Gele, pronounced "gay-lay", is a flat piece of fabric wrapped by hand around the head to form a glorious, often flamboyant head wrap. It has its roots in the Yoruba tribe in Nigeria.
Geles are a big part of Nigerian fashion, and are normally worn on special occasions like weddings, birthdays, naming ceremonies – basically anything that can be celebrated. These pictures show my mum (taken over 25 years ago), my sister on her wedding day, and my little niece on her first birthday wearing geles.
You can tie geles with a range of different materials. The most popular materials used are aso oke, sego, and damask. Aso oke translates as "top cloth" and it's hand-woven material that is normally saved for brides or the celebrant. Sego and damask are more crisp, paper-like materials that are ideal for folding, wrapping, and layering.
There are many ways to tie gele, and gele styles have changed over the years. Back in the day geles were tied more freehand, and it was all about the height. This has changed a lot over the years. Geles now are more structured and uniform.
Go to a Nigerian party any given Saturday, Friday, or Sunday (we Nigerians love to party) and you will find ladies in beautiful traditional attire topped with artfully folded geles.
Lupita Nyong'o wore her gele on the red carpet recently and SLAYED!
And because we wanted to look fly AF too we decided to try on geles. We asked the YouTuber behind Christiana's Closet, who knows her stuff when it comes to tying geles, to work her magic on us.
I am Nigerian so I have worn geles a few times, and every time I wear one I feel royal AF. I mean it's like a crown as been placed on my head. It's a part of culture, it makes me feel proud, and it even makes me sit straight and walk with my head held high.
Christina used aso oke to tie my gele, and gave me a bridal look – and to be fair I feel ready to meet my groom. It feels very comfortable on my head, and I love this colour of purple. I am normally a little self-conscious about not having hair in my face, because I have a fivehead, but I felt so beautiful with this on. I want to wear one all the time!
I’ve seen people wearing geles and I’ve always liked them, but honestly I did not know how much went into them. I honestly thought it was sort of like a bandana.
I was wearing the infinity pleats style, which is tied using 6 yards of ankara material. I was a bit apprehensive when I saw how much fabric was about to be on my head, but surprisingly it felt really light. While I was getting my gele tied I could not hear a thing and it was a bit tight at the start but it felt fine once it was fitted. I really loved the colour of my gele. I would absolutely wear it again. I actually felt really glamorous – it was kind of like a crown. Might make it my new thing.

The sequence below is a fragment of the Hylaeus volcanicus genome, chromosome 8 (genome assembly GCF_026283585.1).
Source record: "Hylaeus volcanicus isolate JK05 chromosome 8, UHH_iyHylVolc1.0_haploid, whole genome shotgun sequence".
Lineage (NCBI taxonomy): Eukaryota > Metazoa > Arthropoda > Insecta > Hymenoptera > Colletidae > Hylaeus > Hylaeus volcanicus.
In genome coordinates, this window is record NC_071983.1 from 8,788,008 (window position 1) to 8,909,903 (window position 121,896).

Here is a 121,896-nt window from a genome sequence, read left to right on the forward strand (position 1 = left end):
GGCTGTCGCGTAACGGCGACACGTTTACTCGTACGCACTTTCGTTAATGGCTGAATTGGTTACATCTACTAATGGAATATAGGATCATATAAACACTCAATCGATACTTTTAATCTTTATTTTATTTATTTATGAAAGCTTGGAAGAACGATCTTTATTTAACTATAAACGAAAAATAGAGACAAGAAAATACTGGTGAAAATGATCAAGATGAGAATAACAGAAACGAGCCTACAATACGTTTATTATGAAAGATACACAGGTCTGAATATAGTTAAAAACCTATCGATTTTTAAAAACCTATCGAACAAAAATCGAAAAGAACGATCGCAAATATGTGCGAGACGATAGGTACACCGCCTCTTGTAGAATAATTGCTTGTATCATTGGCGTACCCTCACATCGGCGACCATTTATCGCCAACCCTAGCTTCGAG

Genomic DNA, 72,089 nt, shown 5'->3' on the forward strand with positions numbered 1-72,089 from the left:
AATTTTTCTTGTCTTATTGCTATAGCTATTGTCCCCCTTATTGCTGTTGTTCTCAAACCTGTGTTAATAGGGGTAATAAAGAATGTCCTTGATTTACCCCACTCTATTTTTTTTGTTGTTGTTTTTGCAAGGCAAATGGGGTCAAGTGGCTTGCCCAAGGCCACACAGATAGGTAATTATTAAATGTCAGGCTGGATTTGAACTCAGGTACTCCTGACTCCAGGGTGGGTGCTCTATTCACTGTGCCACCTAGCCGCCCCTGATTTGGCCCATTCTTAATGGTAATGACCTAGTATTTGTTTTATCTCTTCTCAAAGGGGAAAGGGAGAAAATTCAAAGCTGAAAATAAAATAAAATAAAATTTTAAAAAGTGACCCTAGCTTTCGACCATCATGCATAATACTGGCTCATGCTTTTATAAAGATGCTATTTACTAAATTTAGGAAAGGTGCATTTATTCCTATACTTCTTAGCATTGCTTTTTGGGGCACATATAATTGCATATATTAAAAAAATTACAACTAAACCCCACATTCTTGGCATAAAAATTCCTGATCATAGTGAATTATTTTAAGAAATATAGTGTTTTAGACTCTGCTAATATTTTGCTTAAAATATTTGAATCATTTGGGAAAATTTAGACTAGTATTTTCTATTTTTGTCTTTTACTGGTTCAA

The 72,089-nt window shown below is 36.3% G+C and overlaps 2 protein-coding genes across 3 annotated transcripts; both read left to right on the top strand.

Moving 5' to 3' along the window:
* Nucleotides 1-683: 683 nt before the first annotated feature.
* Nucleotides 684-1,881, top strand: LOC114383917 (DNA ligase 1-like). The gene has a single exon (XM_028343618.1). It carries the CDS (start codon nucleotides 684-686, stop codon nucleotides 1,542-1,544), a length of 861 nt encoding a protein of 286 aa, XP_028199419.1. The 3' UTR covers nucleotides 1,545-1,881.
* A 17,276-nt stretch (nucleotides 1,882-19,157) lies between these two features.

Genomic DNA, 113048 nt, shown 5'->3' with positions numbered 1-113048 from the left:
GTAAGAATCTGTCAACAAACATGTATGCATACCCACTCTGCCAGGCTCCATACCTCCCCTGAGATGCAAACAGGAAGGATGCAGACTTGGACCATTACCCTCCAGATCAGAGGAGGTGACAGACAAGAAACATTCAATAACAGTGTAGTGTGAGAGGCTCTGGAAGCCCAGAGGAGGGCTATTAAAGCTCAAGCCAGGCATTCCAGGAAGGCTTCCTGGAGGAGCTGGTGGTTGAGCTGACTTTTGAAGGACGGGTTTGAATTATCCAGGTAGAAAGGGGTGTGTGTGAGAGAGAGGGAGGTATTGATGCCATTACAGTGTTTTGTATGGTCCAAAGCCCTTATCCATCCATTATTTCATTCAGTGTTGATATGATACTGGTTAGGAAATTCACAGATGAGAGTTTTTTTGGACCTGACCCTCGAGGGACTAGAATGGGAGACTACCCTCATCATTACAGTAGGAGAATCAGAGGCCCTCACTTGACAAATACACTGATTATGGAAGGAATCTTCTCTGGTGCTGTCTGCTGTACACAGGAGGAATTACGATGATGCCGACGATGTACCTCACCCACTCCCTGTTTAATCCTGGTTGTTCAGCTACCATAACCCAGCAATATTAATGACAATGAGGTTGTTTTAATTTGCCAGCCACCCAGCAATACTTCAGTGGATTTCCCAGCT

This was my very first time wearing gele, so I had no idea what to expect. All I could think about was whether wearing one would make my already very round face look even rounder.
I had seen geles before and always thought they looked absolutely stunning, but I hadn’t really paid much attention to them until this day. There is so much work and effort that goes into tying and folding it so that it fits your head and complements your face shape; it sort of reminded me of getting my hair done.
I was surprised by how snug, comfortable, and tight it was. There was no way the gele would fall of my head. I loved the bright yellow colour – I felt I was wearing a beautiful angelic halo. I'll definitely be wearing one again.
My favourite part of the Nigerian weddings I've been to is when the bride and groom shed their Western garb and reappear – almost reborn – in their traditional attire. I'm so moved by this appreciation of their culture, particularly as someone of African-Caribbean heritage who has been robbed of these centuries-old traditions. So, obviously, I had to get involved and reconnect with the Igbo auntie I should've been in another life.
Though I would've loved an ostentatious, bridal gele, I'm modelling a more humble, everyday style (plus very *strong* eyebrows!) but I love it all the same. Wearing gele makes you walk taller, so you feel quite powerful, but what I enjoyed most was seeing how different the four styles were (from the shape, size, number of folds, to difference in fabric) and the skill and attention to detail that went into each design.
I usually flatter my moon face with a huge halo of hair, so I felt a little exposed, but at the next function I attend there'll definitely be gele on my menu. Maybe at Tolani's wedding? Auntie Elizabeth isn't getting any younger...